Ad blocker interference detected!
Wikia is a free-to-use site that makes money from advertising. We have a modified experience for viewers using ad blockers
Wikia is not accessible if you’ve made further modifications. Remove the custom ad blocker rule(s) and the page will load as expected.
Christmas and the festive celebrations of the birth of Jesus Christ remains the foremost annual cultural festival in most parts of the western world, celebrated even by non-Christians, atheists and agnostics, even if it is not marked by such groups as a religious holiday in itself.
Within the UK television industry Christmas, from the very start of the service beginning in the 1930s, was marked as a special season in the same way that it had been and continues to be within the radio, publishing and retail industries. Special high-quality and budget-generous programmes were devised with an accent either on religion or on comedy and variety entertainment. Regular programming, especially dramas, would either take a short break over the Christmas period or the festive season would become an integral part of the storyline and Coronation Street has been no exception in this respect. The holiday has always featured within the storylines although the nature in which has been treated has changed along with viewer tastes and habits in the years since 1960.
Coronation Street 's debut on 9th December 1960 was too close to Christmas that year for the characters to be fully established within viewer's minds and for a meaningful story to be made from the season. Christmas Day fell on a Sunday that year and there was no need either to produce an episode to be shown on the day itself or its two adjacent days which would show the festivities of the residents. Preparations for the season and a visit from Linda and Ivan Cheveski were shown in the Tanner household and Ena Sharples, then recovering in hospital from a collapse, was serenaded by a group of choirboys with carols on a special visit to patients (the choirboys, Singers of the Boy's Choir, St. John's Church, Oldham, also featured in the next episode as carol singers in the street and in one unusual moment, broke the "fourth wall" and sang direct to camera). Apart from the decorations hanging on the sets little was made of the holiday. The following year, when Christmas Day fell on a Monday, circumstances also prevented the programme from showing something special as the Equity actors' strike was in full swing and the programme was reduced to a cast of just fourteen actors and no guest cast. The episode shown that day therefore concentrated on events within each of the resident's homes although it did also have the strange feature of the menfolk attending an (off-screen) women's charity football match while their wives stayed at home and began making their Christmas dinners.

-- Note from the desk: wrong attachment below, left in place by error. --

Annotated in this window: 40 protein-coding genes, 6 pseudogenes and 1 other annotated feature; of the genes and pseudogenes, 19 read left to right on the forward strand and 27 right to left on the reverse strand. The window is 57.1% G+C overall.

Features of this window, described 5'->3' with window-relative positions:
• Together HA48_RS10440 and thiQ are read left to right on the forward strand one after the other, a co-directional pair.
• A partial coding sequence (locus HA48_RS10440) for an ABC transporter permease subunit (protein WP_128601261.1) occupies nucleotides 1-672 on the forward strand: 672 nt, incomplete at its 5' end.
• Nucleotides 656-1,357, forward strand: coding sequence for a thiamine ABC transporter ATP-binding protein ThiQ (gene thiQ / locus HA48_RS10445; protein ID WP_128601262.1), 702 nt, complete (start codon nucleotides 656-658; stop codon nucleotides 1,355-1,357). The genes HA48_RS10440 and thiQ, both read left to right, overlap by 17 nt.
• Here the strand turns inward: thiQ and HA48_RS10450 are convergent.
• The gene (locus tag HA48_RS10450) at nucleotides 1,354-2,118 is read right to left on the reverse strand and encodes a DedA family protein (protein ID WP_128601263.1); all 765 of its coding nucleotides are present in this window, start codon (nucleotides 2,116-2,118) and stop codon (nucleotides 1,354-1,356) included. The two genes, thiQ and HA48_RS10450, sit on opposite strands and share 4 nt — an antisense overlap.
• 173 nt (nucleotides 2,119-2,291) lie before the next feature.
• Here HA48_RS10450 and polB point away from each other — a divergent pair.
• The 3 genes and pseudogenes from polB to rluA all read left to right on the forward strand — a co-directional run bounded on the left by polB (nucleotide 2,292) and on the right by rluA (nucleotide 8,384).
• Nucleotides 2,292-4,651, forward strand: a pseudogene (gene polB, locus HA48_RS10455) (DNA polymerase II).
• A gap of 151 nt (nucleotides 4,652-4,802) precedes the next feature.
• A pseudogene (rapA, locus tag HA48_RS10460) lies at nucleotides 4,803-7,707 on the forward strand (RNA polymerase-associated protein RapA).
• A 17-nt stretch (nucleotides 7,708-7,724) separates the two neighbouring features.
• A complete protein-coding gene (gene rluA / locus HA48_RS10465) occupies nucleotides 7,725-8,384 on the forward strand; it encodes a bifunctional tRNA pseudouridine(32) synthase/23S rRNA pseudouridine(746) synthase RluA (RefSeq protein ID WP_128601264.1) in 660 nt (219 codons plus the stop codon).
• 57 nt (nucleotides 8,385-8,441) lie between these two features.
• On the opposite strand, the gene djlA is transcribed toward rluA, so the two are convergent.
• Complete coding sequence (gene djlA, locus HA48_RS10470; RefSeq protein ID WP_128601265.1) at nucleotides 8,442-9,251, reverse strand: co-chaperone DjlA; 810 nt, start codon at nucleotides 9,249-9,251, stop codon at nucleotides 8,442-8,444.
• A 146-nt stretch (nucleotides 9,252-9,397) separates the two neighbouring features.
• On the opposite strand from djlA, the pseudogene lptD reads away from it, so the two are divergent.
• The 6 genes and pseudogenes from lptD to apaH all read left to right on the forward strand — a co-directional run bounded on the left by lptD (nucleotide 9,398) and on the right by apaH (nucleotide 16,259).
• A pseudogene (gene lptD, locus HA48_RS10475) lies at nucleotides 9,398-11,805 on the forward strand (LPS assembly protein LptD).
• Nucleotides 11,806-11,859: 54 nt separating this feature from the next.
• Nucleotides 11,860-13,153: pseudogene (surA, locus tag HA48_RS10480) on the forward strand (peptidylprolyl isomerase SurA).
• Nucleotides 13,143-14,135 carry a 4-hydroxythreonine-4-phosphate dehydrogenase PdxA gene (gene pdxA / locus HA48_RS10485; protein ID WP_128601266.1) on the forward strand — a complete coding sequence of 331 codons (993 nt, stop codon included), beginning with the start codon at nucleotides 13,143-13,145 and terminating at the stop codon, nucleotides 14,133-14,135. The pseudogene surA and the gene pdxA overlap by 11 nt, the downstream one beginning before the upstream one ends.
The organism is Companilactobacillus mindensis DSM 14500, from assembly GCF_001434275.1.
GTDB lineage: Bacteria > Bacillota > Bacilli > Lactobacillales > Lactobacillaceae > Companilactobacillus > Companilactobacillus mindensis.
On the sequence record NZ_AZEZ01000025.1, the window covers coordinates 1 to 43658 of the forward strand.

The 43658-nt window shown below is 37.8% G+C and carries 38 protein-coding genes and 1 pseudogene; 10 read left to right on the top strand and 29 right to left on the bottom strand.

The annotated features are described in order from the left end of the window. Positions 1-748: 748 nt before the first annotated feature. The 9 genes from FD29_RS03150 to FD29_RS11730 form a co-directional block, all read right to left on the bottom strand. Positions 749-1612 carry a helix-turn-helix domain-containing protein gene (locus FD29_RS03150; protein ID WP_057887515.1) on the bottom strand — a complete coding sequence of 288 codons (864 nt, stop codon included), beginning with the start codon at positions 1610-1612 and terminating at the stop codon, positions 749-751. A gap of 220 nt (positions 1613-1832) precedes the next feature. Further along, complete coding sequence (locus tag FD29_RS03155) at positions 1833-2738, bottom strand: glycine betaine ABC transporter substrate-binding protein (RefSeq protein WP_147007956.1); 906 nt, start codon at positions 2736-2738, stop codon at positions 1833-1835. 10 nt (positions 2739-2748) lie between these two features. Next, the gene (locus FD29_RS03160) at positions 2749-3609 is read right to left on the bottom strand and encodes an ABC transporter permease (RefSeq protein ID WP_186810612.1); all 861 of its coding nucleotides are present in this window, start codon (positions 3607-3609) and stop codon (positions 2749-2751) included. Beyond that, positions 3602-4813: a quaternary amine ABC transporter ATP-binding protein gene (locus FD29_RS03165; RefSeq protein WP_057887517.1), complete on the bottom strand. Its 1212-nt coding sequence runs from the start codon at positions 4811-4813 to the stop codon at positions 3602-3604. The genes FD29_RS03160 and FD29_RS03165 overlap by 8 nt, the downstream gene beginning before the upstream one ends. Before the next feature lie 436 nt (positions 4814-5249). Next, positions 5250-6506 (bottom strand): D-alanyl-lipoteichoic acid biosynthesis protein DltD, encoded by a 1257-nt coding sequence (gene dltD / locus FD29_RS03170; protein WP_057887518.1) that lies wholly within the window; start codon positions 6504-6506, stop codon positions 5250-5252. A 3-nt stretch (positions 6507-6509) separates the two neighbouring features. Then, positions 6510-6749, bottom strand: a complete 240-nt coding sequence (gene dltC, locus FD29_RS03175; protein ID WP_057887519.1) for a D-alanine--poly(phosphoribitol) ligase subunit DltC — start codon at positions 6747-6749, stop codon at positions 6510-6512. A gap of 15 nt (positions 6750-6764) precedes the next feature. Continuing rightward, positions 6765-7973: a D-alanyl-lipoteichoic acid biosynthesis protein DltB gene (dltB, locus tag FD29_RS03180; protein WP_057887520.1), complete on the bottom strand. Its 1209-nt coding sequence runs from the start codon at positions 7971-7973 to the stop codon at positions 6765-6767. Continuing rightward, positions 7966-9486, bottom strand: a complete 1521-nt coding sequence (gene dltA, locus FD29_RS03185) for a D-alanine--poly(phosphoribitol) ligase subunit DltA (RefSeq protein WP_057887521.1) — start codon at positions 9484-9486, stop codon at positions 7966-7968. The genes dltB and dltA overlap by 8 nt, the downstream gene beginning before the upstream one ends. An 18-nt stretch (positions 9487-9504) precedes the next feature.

For the next ten years or so the programme made an extra effort with its Christmas storylines and attempted to put on something special within the context of the plotlines. There were a succession of plays, pantomimes, concerts, singalongs and even a special This Is Your Life presentation in 1963 where the "victim" was Annie Walker, providing the excuse for the temporary return of characters Billy Walker and Joan Davies and a goodbye from former resident Esther Hayes whose appearances within the programme had become more sporadic since her disappearance during the Actor's strike. Whilst the accent was on comedy in these episodes they also occasionally provided the excuse to showcase the talents of the actors themselves and Patricia Phoenix's rousing rendition of the song "Hey Look Me Over" from the 1960 Broadway musical Wildcat during the 1964 pantomime Aladdin and Jack Howarth's recitation of the poem The Girl I kissed On the Stairs in the 1969 concert in the Rovers are good examples. As the 1960s wore on the show also indulged in some special programmes, these being the 1968 extra Christmas on Coronation Street in which Jack and Annie Walker reminisced on past Christmas's on the street with extended clips from previous yuletide editions and the entire cast contributed segments in 1969 and 1970 to an ITV variety anthology called All Star Comedy Carnival which featured short segments from contemporary situation comedies and in which Coronation Street made a strange bedfellow.